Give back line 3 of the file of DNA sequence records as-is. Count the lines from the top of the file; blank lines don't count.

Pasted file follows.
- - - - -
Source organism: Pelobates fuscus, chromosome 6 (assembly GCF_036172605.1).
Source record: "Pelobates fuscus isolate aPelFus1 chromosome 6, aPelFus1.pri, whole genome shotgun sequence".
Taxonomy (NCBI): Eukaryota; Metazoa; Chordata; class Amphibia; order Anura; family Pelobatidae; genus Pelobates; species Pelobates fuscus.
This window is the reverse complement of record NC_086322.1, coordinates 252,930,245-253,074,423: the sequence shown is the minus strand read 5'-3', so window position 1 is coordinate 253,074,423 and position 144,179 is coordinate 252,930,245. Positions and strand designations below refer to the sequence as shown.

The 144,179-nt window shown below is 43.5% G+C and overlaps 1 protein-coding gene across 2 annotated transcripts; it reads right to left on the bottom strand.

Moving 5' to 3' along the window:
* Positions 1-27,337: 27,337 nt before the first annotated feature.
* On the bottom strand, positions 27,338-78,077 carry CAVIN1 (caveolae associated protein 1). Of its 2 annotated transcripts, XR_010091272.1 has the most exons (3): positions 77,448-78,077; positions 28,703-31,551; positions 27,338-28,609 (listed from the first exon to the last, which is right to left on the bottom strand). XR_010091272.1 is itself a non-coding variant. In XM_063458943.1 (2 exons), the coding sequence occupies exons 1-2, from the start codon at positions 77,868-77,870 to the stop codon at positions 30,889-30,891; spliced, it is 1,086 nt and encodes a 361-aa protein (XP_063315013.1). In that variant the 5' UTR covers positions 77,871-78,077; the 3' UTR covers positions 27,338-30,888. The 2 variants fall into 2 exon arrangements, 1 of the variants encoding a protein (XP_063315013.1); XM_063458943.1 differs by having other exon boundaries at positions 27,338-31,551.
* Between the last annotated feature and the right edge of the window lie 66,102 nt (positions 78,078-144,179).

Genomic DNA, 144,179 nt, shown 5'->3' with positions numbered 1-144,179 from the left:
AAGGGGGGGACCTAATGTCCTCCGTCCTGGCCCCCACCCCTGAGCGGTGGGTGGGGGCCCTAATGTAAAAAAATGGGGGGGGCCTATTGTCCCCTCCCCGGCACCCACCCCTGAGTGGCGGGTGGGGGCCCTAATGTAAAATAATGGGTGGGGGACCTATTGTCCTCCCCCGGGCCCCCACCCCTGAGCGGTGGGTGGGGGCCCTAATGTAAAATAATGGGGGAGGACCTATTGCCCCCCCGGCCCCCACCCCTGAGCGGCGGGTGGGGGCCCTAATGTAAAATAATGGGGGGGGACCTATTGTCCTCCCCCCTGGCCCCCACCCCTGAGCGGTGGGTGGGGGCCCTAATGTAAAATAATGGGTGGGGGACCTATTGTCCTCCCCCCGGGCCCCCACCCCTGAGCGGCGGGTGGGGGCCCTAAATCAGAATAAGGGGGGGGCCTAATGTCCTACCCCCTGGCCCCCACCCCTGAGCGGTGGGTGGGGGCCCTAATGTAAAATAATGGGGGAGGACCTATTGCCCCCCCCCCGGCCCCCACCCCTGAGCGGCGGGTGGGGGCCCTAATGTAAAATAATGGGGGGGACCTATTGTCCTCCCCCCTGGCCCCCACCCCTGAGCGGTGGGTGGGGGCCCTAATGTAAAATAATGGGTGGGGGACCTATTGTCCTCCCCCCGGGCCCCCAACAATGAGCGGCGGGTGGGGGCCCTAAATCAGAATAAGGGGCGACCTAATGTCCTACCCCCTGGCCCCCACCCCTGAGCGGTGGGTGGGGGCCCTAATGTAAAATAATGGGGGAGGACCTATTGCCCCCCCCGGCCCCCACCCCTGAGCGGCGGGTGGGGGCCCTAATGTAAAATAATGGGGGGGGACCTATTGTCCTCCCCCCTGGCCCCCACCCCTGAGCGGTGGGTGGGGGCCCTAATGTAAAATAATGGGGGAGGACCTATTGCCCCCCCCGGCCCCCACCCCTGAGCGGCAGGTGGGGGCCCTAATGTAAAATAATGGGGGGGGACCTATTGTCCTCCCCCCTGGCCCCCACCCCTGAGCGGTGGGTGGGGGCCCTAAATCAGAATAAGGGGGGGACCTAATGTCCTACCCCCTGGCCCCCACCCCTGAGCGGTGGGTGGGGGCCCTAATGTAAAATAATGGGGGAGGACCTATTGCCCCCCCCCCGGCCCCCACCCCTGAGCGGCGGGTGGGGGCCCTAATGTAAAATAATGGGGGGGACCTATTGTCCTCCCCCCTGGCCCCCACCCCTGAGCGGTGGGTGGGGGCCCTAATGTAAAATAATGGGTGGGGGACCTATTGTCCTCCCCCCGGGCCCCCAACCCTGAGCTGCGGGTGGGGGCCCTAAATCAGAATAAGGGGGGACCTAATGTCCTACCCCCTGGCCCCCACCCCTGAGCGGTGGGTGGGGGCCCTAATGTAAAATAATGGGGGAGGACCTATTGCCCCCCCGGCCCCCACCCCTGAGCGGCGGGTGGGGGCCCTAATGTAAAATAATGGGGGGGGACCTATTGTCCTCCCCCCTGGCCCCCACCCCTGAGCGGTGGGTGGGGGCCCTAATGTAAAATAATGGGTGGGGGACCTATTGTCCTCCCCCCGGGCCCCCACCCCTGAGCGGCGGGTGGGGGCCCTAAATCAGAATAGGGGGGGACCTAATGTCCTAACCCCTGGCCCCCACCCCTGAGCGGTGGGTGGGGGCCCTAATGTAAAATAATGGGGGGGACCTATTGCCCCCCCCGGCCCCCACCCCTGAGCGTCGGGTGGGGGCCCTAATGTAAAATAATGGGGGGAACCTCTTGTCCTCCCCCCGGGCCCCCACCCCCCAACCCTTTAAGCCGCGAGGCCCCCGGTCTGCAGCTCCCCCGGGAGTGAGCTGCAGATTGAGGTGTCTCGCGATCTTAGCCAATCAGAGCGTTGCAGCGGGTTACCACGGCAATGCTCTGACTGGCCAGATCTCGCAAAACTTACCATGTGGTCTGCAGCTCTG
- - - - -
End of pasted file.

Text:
Taxonomy (NCBI): Eukaryota; Metazoa; Chordata; class Amphibia; order Anura; family Pelobatidae; genus Pelobates; species Pelobates fuscus.